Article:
Electrical Business

What exactly is energized electrical work? • VIDEO

By Anthony Capkun

September 24, 2019 – Arc flash and shock hazards exist in the workplace. We know this. The problem is when are they identified against an energized electrical work task. So, what are energized electrical work tasks?

What is the difference between operating energized electrical equipment and performing maintenance on electrical equipment?

Are you using risk assessment as required by the CSA Z462 workplace electrical safety standard to help you make decisions?

Are you confused, frustrated… do you even have the right information?

Join Electrical Business Magazine and electrical safety subject matter expert, Terry Becker, P.Eng., to get answers to your questions about energized electrical work.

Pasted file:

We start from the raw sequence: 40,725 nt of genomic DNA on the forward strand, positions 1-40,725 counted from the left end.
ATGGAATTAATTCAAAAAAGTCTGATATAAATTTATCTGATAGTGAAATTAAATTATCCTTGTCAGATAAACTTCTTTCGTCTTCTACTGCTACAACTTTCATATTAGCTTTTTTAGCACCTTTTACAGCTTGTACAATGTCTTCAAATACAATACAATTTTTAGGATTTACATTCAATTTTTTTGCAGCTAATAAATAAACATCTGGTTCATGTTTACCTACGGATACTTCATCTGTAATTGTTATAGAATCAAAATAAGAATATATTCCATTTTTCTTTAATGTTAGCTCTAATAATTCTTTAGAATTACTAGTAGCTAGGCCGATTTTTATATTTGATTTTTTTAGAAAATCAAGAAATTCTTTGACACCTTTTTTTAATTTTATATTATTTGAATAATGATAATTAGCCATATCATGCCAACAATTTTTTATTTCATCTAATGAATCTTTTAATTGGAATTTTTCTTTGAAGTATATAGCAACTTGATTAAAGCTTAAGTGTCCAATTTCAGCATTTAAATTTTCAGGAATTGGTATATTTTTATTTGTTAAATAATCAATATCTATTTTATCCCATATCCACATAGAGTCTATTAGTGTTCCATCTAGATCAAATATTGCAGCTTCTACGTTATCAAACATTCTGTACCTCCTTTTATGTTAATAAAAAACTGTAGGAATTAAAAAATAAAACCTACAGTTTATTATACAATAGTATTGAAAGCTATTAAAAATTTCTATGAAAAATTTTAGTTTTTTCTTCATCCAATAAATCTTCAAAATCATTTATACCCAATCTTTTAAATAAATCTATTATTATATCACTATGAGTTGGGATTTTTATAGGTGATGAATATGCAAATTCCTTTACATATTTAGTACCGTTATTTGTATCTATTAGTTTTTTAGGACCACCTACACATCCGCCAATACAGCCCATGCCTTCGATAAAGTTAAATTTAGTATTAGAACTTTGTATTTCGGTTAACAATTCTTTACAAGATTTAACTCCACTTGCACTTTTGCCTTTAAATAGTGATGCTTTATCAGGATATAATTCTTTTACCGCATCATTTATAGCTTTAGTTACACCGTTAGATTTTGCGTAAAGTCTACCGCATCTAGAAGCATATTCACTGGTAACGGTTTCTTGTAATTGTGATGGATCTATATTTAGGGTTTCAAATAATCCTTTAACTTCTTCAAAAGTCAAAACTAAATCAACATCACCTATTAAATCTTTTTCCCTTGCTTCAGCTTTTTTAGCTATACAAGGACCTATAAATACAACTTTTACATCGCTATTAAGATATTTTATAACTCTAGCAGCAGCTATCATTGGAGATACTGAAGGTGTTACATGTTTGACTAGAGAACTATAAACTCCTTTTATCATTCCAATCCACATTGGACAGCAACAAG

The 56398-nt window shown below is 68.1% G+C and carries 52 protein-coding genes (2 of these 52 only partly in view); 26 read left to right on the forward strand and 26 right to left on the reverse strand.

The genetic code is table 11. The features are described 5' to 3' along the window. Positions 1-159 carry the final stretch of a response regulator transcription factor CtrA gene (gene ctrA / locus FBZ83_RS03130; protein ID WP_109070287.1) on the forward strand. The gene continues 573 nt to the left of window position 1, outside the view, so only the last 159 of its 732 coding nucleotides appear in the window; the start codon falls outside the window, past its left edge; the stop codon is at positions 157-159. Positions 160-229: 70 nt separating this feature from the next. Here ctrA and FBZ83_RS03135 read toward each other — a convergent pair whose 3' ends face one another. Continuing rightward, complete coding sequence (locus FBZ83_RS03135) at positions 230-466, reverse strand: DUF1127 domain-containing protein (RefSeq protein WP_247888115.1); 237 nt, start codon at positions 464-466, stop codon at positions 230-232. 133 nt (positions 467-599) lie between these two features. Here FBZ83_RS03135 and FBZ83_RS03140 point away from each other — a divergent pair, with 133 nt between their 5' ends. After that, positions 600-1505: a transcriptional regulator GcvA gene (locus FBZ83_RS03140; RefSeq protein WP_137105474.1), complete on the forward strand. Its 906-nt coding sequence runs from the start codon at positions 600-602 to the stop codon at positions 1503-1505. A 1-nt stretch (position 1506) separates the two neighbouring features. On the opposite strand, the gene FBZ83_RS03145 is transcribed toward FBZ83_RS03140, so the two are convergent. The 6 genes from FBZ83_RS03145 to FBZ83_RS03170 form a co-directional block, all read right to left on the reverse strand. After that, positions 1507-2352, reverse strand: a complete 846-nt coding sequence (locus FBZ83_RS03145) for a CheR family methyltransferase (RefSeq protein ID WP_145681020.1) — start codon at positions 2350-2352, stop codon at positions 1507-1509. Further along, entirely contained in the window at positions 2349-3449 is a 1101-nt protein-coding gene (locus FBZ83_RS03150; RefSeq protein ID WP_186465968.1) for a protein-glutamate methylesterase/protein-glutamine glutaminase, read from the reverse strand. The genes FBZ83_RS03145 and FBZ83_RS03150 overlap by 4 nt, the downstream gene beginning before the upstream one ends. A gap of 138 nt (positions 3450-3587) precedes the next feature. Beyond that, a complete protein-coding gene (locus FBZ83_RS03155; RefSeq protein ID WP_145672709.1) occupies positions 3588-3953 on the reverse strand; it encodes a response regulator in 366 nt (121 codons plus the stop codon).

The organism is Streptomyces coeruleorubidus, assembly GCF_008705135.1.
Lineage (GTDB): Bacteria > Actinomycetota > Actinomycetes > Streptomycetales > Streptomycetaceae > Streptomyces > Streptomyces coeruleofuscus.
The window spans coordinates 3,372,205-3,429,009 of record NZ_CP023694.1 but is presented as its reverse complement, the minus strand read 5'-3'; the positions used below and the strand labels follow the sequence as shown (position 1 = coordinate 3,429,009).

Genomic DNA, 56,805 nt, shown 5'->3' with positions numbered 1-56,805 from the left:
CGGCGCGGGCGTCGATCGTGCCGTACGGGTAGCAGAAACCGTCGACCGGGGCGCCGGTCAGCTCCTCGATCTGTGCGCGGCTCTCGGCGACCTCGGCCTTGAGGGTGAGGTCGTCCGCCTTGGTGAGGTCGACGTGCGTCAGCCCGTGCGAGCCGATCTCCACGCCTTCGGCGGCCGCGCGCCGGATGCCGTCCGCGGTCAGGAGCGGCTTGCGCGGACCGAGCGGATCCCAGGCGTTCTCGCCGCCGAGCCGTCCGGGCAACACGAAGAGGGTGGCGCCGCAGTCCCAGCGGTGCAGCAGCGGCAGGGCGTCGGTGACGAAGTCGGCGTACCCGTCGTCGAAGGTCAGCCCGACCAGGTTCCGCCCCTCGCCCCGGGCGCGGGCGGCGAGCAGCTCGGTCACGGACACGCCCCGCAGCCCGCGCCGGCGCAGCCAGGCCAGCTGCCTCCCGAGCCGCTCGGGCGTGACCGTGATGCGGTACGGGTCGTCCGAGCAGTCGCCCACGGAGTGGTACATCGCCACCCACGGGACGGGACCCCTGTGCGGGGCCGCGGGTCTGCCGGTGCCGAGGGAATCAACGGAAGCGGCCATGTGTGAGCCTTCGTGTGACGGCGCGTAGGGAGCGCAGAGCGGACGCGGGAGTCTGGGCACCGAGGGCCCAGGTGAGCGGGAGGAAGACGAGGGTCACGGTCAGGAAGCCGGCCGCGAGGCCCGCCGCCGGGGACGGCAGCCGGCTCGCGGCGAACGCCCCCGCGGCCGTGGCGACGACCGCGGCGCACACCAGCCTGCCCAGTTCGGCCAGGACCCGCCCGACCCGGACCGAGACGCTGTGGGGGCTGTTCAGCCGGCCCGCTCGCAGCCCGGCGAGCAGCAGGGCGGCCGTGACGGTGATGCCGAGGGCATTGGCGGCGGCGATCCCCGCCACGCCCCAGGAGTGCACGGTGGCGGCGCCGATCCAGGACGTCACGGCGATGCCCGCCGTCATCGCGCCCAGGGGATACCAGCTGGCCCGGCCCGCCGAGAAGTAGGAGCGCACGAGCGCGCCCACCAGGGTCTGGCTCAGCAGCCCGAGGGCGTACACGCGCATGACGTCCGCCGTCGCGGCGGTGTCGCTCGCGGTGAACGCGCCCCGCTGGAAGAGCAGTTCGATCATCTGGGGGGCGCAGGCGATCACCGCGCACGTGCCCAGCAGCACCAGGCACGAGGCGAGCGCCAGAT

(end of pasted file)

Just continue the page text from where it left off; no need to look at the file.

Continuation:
• Learn about myths and misinformation related to arcing fault probability and arc flash.

• Learn about the updated IEEE 1584 standard in order to control costs and achieve reasonable results.

• Help you maintain appropriate due diligence with regard to OH&S regulations.

This webinar occurred October 25, 2019.

Or watch the recording (edited) on Youtube.

About your presenter…

Terry Becker, P.Eng., CESCP, is an IEEE Senior Member and an independent electrical safety subject matter expert at TW Becker Electrical Safety Consulting Inc., www.twbesc.ca.

Terry has worked with industry and industry associations across Canada for over 12 years to establish appropriate policies and practices for arc flash & shock hazards, and provide credible/defensible arc flash & shock training solutions to ensure compliance with OH&S regulations.

He is or has been a vital member of various technical committees, including CSA Z462 “Workplace electrical safety”, CSA Z463 “Maintenance of electrical systems” and IEEE 1584 “IEEE Guide for Performing Arc-Flash Hazard Calculations”.

Terry has presented on electrical safety, arc flash & shock, CSA Z462 and NFPA 70E “Standard for electrical safety in the workplace” at industry conferences and workshops in Canada, the United States, Australia and India.

Print this page


Stories continue below